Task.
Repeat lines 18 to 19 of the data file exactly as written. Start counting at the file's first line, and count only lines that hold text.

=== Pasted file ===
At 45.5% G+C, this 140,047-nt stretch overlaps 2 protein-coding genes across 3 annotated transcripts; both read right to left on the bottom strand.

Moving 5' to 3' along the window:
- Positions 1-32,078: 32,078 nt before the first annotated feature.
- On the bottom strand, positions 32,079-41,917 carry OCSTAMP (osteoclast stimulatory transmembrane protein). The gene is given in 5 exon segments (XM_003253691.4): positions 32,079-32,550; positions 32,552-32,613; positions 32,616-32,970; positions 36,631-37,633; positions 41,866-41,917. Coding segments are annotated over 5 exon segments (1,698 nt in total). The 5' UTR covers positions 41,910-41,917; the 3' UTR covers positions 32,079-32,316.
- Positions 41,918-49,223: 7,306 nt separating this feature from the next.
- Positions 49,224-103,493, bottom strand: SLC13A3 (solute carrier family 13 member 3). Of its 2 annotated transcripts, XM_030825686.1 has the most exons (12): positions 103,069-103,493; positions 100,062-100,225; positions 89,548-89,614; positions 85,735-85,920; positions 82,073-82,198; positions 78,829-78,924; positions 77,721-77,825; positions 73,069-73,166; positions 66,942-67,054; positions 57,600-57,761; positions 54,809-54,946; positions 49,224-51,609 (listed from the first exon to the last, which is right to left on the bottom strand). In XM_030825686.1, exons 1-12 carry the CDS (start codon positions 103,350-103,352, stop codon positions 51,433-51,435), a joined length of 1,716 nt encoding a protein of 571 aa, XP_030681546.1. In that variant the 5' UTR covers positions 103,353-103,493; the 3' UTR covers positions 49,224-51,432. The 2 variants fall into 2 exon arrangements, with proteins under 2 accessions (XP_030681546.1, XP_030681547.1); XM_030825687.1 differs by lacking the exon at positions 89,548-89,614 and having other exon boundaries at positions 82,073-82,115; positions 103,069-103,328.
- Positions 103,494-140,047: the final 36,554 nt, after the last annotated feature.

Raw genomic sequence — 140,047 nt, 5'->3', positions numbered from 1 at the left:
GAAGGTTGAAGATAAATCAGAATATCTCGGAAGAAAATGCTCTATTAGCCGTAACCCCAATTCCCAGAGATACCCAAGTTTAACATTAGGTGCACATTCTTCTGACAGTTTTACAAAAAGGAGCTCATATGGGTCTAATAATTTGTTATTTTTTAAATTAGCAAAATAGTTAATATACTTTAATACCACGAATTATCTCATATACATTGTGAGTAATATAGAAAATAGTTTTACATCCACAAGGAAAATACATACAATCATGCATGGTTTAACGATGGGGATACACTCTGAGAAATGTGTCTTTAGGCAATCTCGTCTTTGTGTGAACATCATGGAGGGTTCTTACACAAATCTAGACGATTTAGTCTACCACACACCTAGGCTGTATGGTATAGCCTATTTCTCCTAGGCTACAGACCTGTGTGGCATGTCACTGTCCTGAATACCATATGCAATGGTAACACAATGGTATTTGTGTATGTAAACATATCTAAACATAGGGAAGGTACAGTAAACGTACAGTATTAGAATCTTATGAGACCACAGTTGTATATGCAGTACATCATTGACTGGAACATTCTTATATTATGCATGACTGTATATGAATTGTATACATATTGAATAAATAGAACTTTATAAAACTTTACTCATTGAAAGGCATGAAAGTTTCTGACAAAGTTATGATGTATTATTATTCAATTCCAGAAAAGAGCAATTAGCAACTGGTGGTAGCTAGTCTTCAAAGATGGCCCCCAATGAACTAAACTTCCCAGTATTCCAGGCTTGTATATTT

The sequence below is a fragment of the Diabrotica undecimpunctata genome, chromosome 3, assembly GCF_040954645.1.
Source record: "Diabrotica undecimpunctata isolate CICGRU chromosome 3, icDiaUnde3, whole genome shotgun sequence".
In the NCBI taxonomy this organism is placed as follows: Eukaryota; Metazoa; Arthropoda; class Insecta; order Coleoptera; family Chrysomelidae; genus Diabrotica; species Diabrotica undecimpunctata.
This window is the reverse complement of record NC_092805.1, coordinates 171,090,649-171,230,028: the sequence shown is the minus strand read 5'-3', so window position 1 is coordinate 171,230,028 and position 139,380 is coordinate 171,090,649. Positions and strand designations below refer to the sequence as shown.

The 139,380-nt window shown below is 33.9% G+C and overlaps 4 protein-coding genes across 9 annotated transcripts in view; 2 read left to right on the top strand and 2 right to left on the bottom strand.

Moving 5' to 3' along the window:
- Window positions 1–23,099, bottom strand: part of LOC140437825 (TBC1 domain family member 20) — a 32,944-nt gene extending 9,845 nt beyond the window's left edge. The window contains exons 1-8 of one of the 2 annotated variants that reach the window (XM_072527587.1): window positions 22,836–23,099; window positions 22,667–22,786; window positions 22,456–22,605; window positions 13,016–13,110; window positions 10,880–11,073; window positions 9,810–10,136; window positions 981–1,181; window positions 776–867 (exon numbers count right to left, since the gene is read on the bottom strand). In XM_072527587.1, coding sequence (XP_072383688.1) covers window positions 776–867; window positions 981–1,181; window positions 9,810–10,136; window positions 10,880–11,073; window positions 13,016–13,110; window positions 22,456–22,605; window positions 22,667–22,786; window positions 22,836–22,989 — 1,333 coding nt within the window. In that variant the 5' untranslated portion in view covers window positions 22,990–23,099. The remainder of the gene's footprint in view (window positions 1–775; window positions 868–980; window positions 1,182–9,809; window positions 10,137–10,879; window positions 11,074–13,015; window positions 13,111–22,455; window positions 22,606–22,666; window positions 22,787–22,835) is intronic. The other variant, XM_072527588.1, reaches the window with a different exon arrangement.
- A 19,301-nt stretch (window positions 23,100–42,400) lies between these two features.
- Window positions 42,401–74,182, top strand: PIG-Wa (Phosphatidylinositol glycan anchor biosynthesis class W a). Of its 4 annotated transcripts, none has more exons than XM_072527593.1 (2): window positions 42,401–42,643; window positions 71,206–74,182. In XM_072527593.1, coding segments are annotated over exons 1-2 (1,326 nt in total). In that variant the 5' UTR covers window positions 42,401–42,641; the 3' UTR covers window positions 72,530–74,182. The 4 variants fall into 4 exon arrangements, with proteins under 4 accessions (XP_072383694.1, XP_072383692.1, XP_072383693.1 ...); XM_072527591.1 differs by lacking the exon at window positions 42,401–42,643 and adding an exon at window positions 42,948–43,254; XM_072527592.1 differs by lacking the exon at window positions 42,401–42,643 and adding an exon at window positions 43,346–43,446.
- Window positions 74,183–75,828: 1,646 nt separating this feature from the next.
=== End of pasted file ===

- Window positions 42,401–74,182, top strand: PIG-Wa (Phosphatidylinositol glycan anchor biosynthesis class W a). Of its 4 annotated transcripts, none has more exons than XM_072527593.1 (2): window positions 42,401–42,643; window positions 71,206–74,182. In XM_072527593.1, coding segments are annotated over exons 1-2 (1,326 nt in total). In that variant the 5' UTR covers window positions 42,401–42,641; the 3' UTR covers window positions 72,530–74,182. The 4 variants fall into 4 exon arrangements, with proteins under 4 accessions (XP_072383694.1, XP_072383692.1, XP_072383693.1 ...); XM_072527591.1 differs by lacking the exon at window positions 42,401–42,643 and adding an exon at window positions 42,948–43,254; XM_072527592.1 differs by lacking the exon at window positions 42,401–42,643 and adding an exon at window positions 43,346–43,446.
- Window positions 74,183–75,828: 1,646 nt separating this feature from the next.